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U.N. Releases Troubling Stats On Children In Conflict Zones


UNICEF has just released an end-of-year statement full of really devastating statistics about children in conflict zones. Here are a few of them - 11 million kids in Yemen need humanitarian assistance; almost 700 children were killed in Afghanistan in the first nine months of this year; in Nigeria, Boko Haram has forced kids to act as suicide bombers. I asked UNICEF USA CEO Caryl Stern what concerns her most as we head into a new year.

CARYL STERN: Obviously, the Syrian refugee crisis is huge, you know, and the idea of what's going on in Yemen right now, the Rohingya crisis in Myanmar - all of it with 50 million kids on the move - 28 million of them forcibly removed from their homes - these are staggering numbers. And the world is not yet prepared for what to do with them.

KING: When you try to wrap your mind around the scale of these numbers, how do you narrow this down so that this suffering doesn't just become millions upon millions upon millions of faceless children?

STERN: You know, it's really hard for us to get our arms around numbers that big. And so I try to tell the story of what it means for a child to be recruited and forced into either slavery or trafficking or recruited into armed forces at a very young age. You know, kids are being used as human shields. They're trapped under siege - we keep seeing that on the news everywhere - targeted by snipers. And this is what these kids are living with every single day.

KING: You've been in charge of the U.S. arm of UNICEF for the last 10 years. Do you think the norms around children in combat have changed? Is it less likely for children to be identified as civilians, as people that you don't touch, you don't hurt them?

STERN: You know, it's an interesting question. I think the world is more aware today that children are being recruited. You know, I think we were shocked when we first saw that. It's like disasters. You know, you always say after a little while the disasters don't sound as bad because you hear so many of them. So has the situation grown? It absolutely has. There are more kids being recruited than ever before. And I think our tolerance for it is that we're less shocked. I don't think we accept it as OK, but we're less shocked by it, which makes our jobs that much harder.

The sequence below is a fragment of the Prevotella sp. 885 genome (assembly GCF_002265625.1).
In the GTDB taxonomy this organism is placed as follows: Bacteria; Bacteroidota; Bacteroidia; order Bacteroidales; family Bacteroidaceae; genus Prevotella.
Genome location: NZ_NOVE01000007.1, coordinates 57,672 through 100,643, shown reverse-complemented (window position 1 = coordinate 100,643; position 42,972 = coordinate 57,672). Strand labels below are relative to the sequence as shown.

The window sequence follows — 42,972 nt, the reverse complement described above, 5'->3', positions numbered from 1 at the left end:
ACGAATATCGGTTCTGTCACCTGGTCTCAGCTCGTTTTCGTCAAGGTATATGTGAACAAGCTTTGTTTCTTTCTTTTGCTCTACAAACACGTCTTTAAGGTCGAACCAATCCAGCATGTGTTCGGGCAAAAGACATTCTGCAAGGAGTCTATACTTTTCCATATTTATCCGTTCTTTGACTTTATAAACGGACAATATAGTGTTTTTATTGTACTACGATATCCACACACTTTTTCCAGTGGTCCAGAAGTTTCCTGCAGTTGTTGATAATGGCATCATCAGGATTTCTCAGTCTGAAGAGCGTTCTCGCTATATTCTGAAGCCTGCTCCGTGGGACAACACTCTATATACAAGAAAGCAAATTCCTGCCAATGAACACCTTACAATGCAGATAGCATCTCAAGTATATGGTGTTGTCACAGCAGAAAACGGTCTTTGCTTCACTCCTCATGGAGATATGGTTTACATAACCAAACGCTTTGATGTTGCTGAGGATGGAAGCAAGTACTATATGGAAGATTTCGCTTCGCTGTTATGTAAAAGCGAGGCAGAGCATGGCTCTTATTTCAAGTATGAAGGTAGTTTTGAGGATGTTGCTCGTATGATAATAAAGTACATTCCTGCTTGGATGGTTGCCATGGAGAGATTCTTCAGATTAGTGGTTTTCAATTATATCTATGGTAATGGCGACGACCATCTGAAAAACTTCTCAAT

KING: Are you worried about the Trump administration saying that the United States should change its relationship to the United Nations? Are you worried about some of the talk around cuts to aid for particular countries?

STERN: I am extremely worried about cuts to aid. You know, any time that we deny a child a childhood, I'm worried, as we all should be, because we shouldn't be defining children by their borders. We should be defining them by their age. And it is no less horrific for a child born in Yemen or Syria or Myanmar or Texas this year or Florida. Any child being denied a childhood is an immoral situation for me. And I really believe that we as a people need to stand up for children.

KING: Is there anything in the coming year in 2018 that you're really hoping to see that you think in light of these staggering numbers and in light of so much despair - is there something in 2018 that you are looking forward to, that you think might get better?

STERN: I'm really hoping that as Americans we can begin to put children first. You know, there was a huge celebration on November 20 of World Children's Day. And one of the things that came out of it that I thought was really interesting is when an artist - forgive me, I can't think of the artist's name - did a statue which was a replica of a desk in the General Assembly but made for a child and asked that it be put on the General Assembly floor so as world leaders make decisions they will consider their impact on children. If I have a goal for this year, it's let's get that desk in every place, every decision room. Let's all start to think about, as I consider my product, as I consider my government policy, my immigration laws, et cetera, can we all come to some agreement about putting children in our minds as we make those decisions?

KING: Caryl Stern is the CEO of UNICEF USA. Caryl, thank you so much.

STERN: Thank you so much, Noel. Transcript provided by NPR, Copyright NPR.

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